Greece is hours away from a deadline to repay a €1.6bn (£1.1bn) loan to the International Monetary Fund (IMF) – one it may miss.
The European Commission (EC), said it made a last-minute proposal of reforms on Monday.
If Athens accepts the deal, it will free up cash to repay the €1.6bn.
A European Commission spokesman said the EC’s president, Jean-Claude Juncker, was called by Greek Prime Minister Alexis Tsipras on Monday night.
Mr Juncker then offered Greece the latest deal, with a midnight deadline. That has since expired.
However, Greek media say the government is still in talks over the offer.
The national broadcaster, ERT, said on Tuesday morning that discussions about the proposals were taking place “at the highest level” in Athens.
Greece’s chief negotiator with its creditors, Euclid Tsakalotos, told the BBC’s Europe editor Katya Adler he expected more proposals to be made.
But German Chancellor Angela Merkel has played down any hopes of a last-minute deal, saying she was not aware of any new offer from the EC.
“This evening at exactly midnight central European time the programme expires. And I am not aware of any real indications of anything else,” she told reporters.
Long queues of people are continuing to snake from many cash machines in Greece, with withdrawals capped at just €60 a day.
Up to 1,000 bank branches will re-open from Wednesday to allow pensioners – many of whom do not use bank cards – to withdraw up to €120.
However, reports in Greece say the new offer is different to Friday’s, and includes a change in terms to Ekas – a top-up given to poorer Greek pensioners.
Athens does not want it scrapped before 2020, but Europe wants it phased out earlier.
European Commission spokesman Margaritis Schinas said: “There may be still margins or not for further discussions.”
Talks between Greece and its creditors broke down last week, leading to Greek banks having to shut this week.
EU leaders have warned that a rejection of the proposals would mean Greece leaving the eurozone – though Mr Tsipras says he does not want this to happen.
The EC says that if funds were to be released, Mr Tsipras and his party must back the “yes” vote in the referendum. ): Greece’s €1.6bn repayment to the IMF is due.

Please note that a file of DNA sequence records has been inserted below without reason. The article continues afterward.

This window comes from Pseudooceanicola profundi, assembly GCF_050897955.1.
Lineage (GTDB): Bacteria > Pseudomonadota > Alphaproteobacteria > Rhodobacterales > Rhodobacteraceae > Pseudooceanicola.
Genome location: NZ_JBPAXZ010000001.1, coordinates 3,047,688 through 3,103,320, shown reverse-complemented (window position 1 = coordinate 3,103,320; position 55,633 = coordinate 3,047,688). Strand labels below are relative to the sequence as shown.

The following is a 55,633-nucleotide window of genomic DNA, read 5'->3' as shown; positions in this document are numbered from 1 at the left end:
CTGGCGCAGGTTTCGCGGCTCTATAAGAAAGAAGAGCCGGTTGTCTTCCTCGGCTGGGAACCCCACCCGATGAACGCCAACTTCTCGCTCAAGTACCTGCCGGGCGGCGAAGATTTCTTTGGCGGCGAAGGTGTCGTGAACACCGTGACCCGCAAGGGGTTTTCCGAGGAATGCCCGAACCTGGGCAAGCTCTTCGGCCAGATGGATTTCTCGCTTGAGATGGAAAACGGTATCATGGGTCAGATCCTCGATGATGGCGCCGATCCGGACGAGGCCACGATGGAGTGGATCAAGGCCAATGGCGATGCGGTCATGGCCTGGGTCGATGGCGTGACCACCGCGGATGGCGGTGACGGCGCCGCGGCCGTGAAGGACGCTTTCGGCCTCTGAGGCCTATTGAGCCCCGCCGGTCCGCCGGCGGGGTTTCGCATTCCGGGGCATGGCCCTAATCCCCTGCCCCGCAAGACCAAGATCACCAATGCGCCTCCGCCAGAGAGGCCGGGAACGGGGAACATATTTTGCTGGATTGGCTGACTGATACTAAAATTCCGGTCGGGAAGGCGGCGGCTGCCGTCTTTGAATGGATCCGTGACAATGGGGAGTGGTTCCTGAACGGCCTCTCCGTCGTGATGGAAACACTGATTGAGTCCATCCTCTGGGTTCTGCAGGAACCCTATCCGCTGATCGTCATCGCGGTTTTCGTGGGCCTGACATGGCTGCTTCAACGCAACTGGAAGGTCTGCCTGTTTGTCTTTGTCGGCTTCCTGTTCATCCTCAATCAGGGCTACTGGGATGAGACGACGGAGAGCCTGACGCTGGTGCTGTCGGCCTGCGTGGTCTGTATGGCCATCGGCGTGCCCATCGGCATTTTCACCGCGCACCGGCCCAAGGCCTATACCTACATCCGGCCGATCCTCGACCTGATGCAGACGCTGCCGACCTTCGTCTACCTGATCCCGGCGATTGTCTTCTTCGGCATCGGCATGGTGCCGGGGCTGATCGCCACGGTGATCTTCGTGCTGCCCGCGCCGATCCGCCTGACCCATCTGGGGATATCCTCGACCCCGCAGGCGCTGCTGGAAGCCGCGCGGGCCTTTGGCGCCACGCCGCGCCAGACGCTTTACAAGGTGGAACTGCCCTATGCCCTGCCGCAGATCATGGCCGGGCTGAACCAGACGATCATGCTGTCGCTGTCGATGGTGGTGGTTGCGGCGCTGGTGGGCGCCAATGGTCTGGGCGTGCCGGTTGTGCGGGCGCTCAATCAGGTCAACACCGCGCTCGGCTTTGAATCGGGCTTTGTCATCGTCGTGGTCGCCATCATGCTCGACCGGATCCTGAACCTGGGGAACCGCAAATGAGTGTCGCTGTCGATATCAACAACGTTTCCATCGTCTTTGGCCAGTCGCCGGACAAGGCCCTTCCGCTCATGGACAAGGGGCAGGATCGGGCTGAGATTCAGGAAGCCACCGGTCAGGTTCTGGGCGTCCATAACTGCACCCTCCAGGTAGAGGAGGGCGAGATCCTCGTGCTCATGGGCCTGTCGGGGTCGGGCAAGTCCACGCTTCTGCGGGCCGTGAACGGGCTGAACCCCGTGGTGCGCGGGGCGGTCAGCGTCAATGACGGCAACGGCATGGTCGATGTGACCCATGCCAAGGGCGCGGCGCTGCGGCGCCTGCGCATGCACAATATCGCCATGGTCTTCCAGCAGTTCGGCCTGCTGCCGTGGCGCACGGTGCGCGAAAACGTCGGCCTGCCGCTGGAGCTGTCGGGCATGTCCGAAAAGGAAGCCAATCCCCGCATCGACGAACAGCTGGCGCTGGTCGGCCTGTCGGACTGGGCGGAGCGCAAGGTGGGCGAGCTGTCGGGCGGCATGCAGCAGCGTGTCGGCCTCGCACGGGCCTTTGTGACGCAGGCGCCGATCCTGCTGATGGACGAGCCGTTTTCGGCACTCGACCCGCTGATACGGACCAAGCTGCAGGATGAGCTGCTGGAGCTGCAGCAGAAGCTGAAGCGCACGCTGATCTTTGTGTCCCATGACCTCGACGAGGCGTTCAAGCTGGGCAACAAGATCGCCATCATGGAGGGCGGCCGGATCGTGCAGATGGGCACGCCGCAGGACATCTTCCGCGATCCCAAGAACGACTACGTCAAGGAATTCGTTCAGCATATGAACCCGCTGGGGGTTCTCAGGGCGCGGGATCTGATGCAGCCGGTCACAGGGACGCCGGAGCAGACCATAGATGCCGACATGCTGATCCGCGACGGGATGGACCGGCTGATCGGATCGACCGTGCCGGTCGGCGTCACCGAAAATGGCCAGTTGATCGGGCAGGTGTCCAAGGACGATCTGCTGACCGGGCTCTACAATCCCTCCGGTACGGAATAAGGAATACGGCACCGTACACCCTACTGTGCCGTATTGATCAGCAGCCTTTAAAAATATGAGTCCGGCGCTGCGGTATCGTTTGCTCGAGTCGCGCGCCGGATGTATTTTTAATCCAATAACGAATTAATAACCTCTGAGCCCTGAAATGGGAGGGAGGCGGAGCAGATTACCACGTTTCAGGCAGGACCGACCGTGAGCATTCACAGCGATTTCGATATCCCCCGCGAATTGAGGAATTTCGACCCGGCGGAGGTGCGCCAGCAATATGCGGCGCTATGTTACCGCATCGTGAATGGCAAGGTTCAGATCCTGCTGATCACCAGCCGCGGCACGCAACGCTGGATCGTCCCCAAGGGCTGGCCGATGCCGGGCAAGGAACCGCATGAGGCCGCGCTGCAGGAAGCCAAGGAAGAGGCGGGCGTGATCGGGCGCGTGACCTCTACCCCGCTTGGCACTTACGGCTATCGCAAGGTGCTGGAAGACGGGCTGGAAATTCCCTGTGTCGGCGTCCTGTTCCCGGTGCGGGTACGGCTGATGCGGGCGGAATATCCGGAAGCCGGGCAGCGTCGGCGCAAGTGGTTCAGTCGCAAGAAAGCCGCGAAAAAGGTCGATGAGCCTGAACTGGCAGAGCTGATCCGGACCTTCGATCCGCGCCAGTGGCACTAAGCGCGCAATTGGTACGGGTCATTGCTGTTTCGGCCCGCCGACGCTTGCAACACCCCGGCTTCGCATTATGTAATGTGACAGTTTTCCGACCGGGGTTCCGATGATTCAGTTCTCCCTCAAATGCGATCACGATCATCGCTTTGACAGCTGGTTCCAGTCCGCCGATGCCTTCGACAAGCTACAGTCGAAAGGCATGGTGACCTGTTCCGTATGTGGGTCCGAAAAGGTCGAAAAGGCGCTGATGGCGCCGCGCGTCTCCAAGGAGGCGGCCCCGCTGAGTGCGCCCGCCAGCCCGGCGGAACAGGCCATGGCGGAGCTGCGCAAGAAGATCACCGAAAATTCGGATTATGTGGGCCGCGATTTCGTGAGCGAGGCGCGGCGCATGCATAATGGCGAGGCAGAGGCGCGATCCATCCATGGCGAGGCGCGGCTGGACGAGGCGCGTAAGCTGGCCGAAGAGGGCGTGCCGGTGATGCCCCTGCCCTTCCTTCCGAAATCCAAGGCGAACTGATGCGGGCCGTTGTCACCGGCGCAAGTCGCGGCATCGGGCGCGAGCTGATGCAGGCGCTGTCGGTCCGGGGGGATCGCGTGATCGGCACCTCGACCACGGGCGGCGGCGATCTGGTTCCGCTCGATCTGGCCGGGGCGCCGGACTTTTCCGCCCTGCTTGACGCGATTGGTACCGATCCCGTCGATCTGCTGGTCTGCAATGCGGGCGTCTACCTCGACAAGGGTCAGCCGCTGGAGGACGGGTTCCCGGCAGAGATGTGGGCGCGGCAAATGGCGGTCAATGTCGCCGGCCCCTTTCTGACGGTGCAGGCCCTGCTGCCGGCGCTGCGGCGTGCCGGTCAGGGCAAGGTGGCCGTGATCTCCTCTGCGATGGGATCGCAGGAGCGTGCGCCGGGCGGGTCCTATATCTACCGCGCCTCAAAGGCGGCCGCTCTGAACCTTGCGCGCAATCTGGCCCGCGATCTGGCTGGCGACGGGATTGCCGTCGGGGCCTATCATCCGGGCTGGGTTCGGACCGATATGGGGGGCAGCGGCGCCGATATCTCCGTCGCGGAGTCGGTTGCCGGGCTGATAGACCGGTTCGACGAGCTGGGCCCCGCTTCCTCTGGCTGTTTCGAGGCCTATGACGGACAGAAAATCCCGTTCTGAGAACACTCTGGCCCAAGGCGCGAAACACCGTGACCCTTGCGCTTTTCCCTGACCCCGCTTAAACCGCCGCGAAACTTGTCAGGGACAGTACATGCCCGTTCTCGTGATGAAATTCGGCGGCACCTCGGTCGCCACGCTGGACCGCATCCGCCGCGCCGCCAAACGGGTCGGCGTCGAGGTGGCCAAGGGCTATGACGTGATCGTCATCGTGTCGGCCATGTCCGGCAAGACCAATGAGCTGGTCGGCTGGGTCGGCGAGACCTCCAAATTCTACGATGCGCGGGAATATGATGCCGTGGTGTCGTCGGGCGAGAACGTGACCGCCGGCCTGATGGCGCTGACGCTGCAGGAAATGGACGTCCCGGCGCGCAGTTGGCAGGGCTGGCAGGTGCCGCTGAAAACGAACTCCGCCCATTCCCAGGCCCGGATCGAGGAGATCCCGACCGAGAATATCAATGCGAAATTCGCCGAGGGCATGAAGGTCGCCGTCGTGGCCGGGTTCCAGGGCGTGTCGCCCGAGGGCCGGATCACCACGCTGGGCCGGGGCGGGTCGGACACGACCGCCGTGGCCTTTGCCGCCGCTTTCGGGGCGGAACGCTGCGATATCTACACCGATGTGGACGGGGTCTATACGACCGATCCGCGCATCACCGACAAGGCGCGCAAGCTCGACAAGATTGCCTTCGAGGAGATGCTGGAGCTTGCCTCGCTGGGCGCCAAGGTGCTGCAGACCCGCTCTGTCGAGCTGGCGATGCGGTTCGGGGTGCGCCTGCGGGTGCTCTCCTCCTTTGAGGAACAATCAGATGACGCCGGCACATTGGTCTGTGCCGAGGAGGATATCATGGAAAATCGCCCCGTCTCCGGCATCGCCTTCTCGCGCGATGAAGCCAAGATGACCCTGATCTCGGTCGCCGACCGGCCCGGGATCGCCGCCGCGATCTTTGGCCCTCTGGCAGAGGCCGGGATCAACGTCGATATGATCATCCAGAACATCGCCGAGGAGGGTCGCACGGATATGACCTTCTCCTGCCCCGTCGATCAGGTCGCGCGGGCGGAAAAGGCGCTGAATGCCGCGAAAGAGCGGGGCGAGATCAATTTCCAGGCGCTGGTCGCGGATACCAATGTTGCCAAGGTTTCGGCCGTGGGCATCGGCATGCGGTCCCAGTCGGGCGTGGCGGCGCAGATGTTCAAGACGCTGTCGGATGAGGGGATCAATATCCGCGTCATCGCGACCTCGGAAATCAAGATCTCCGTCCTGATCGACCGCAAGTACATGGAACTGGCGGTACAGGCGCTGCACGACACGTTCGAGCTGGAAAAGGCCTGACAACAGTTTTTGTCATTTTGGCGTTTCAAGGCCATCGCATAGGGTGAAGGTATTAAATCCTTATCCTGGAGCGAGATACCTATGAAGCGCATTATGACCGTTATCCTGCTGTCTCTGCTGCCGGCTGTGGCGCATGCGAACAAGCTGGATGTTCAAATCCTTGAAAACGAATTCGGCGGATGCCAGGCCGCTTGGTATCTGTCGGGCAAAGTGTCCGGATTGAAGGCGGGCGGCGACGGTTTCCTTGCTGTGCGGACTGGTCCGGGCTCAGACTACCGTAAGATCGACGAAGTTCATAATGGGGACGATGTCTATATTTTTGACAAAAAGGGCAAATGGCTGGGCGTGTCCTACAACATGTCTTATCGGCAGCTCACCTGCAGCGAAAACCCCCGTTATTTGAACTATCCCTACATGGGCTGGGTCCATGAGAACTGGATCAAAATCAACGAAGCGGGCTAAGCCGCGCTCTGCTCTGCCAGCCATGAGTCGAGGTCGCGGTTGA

– the referendum on creditors’ proposals, and many say Greece’s membership of the eurozone, takes place
– Greece must redeem €3.46bn of bonds held by the European Central Bank. If it fails to do so, the ECB can cut off Greece’s access to emergency loans.
Speaking live on state TV on Monday evening, Mr Tsipras appealed to Greeks to reject the creditors’ proposals, saying this would give Greece “more powerful weapons” to take to the negotiating table.
Mr Tsipras also hinted strongly that he would resign if the result of the referendum was a “yes” vote.
“If the Greek people want to proceed with austerity plans in perpetuity, which will leave us unable to lift our head… we will respect it, but we will not be the ones to carry it out,” he said.
Some eurozone leaders, including the Italian prime minister and French president, voiced their concern on Monday that Greek voters would effectively be deciding next Sunday whether or not they wanted to stay in the eurozone.
Meanwhile, European Commission President Jean-Claude Juncker said he felt betrayed by the Tsipras-led government and called on Greek voters to oppose him.
Friday evening: Greek prime minister calls referendum on terms of new bailout deal, asks for extension of existing bailout.
Saturday afternoon: Eurozone finance ministers refuse to extend existing bailout beyond Tuesday.
Saturday evening: Greek parliament backs referendum for 5 July.
Sunday afternoon: ECB says it is not increasing emergency assistance to Greece.
Sunday evening: Greek government says banks to be closed for the week and cash withdrawals restricted to €60.
Greece’s government has already been forced to order all banks to be closed until 6 July after the European Central Bank (ECB) decided not to extend its emergencyfunding.
The ECB is believed to have disbursed virtually all of its emergency funds for Greece, amounting to €89bn (£63bn).
VAT (sales tax): A new system to come in from 1 July, with three rates, aimed at boosting annual revenue by 1% of total output (GDP).
Most goods to be taxed at top rate of 23%, including restaurants and catering and processed foods.
Reduced rate of 13% for basic food, electricity, hotels and water.
Super-reduced rate of 6% for medicines, books and theatre.
End exemptions and eliminate VAT discounts for Greek islands.
Create strong disincentives to early retirement.
Move retirement age up to 67 by 2022.
End Ekas “solidarity” top-up grant that some 200,000 poorer pensioners get – immediate EKAS cut for wealthiest 20% of recipients, and cut completely by 2020.
Pensioners’ healthcare contributions to rise to 6%, from 4%.